Pregnancy is a time when your body goes through many changes. As every week passes, your baby is growing and you will experience all kinds of unusual or unfamiliar symptoms.
A lot of these changes will be normal. But there are some things we want you to be aware of and encourage you to seek advice from an appropriate health care professional.
Pregnant women will continue to experience the usual general medical issues that occur to everyone at different times in their life. The common cold, hayfever, diarrhoea and vomiting, headaches and back pain (to name a few) are still best dealt with by a visit to your GP.
GPs are trained to manage most common illnesses when they occur coincidentally in pregnancy, but are also able to refer you on to someone more appropriate if the need arises. There is no harm seeing your usual GP regularly during the course of your pregnancy to discuss any symptoms you are experiencing, including any changes in your mental health.
During the pregnancy you will be having regular antenatal visits with your obstetrician and these will become more frequent towards the end. These appointments are the perfect opportunity to discuss those minor symptoms or niggling concerns that occur. Make a list! If a question or concern pops into your head at 3am, write it down. Your obstetrician will be very happy to address this list and talk you through any worries you have regarding the changes in
When something isn’t feeling right
There are, however, some symptoms that are more concerning and need to be acted on promptly rather than waiting for your next scheduled appointment.
During office hours, it is generally best to call your obstetrician’s rooms first. If you are unable to reach your doctor, or it is out of hours, never hesitate to contact Murdoch Hospital.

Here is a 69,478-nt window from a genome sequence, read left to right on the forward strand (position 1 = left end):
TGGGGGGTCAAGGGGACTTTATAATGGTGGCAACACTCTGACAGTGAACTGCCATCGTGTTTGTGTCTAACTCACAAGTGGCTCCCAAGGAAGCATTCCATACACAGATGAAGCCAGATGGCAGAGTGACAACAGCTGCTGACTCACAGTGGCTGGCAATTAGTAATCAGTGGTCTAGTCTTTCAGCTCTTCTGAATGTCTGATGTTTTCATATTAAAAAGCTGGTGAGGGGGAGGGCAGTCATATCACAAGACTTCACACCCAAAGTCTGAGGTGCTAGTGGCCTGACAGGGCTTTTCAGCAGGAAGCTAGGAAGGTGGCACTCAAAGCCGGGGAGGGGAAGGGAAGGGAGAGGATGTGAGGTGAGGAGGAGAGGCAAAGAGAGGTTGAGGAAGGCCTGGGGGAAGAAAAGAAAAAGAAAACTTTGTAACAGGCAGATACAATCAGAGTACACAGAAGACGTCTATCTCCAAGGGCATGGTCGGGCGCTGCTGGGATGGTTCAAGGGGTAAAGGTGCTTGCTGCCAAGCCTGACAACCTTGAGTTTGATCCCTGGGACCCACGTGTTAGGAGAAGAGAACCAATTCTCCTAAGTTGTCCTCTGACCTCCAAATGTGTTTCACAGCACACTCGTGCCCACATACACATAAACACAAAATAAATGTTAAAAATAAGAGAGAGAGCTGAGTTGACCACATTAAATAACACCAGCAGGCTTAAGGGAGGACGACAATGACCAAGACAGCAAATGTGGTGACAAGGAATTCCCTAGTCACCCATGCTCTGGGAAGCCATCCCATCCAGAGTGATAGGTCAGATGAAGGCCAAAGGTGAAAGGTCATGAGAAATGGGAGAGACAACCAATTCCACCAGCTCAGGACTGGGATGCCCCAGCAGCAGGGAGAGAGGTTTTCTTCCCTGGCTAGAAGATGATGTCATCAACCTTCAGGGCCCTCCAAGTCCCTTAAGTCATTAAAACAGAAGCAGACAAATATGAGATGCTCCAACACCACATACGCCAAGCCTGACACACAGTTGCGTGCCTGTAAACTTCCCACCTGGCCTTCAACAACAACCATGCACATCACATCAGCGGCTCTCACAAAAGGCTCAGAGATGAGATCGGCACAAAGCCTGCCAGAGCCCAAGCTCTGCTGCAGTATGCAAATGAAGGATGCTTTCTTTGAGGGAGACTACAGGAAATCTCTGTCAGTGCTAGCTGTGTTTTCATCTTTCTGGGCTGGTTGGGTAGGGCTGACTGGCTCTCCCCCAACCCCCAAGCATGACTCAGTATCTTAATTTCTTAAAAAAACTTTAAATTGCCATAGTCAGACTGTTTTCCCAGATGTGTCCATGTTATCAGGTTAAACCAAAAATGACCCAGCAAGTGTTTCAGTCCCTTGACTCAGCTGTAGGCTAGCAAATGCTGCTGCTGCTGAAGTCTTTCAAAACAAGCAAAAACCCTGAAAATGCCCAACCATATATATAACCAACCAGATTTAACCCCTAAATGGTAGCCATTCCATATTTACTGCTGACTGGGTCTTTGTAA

If you are less than 20 weeks pregnant, it is recommended you ring or attend the Murdoch ED on campus. If you are further along in your pregnancy, ring the maternity ward, St Mary Ward, directly on 9438 9700. There is an experienced midwife available to answer this phone 24 hours a day, seven days a week. The midwife will be able to give advice and/or arrange for you to attend the hospital for assessment. They will also contact your obstetrician.
The following symptoms (this is not an exhaustive list) warrant an immediate call to your obstetrician or the hospital:
• vaginal bleeding – especially if bright red and heavy
• severe lower abdominal pain which doesn’t subside
• leaking of amniotic fluid/broken waters
• signs of labour before 37 weeks
• persistent fever above 38 degrees
• severe nausea and repeated vomiting
• unrelenting headaches
• visual disturbances such as blurred vision, double vision, etc that persist
• sudden and severe swelling of the hands, ankles and face, especially if accompanied by headache or visual disturbances
• painful or burning urination or other symptoms to suggest a urinary tract infection
• significant and persistent itchy skin
• any trauma such as a car accident, assault or heavy fall
• decreased baby movements
• thoughts of harming yourself or your baby.
Dr Chris Gunnell
Head of Department
Check out the virtual tour of Murdoch’s maternity unit at sjog.org.au/murdochmaternity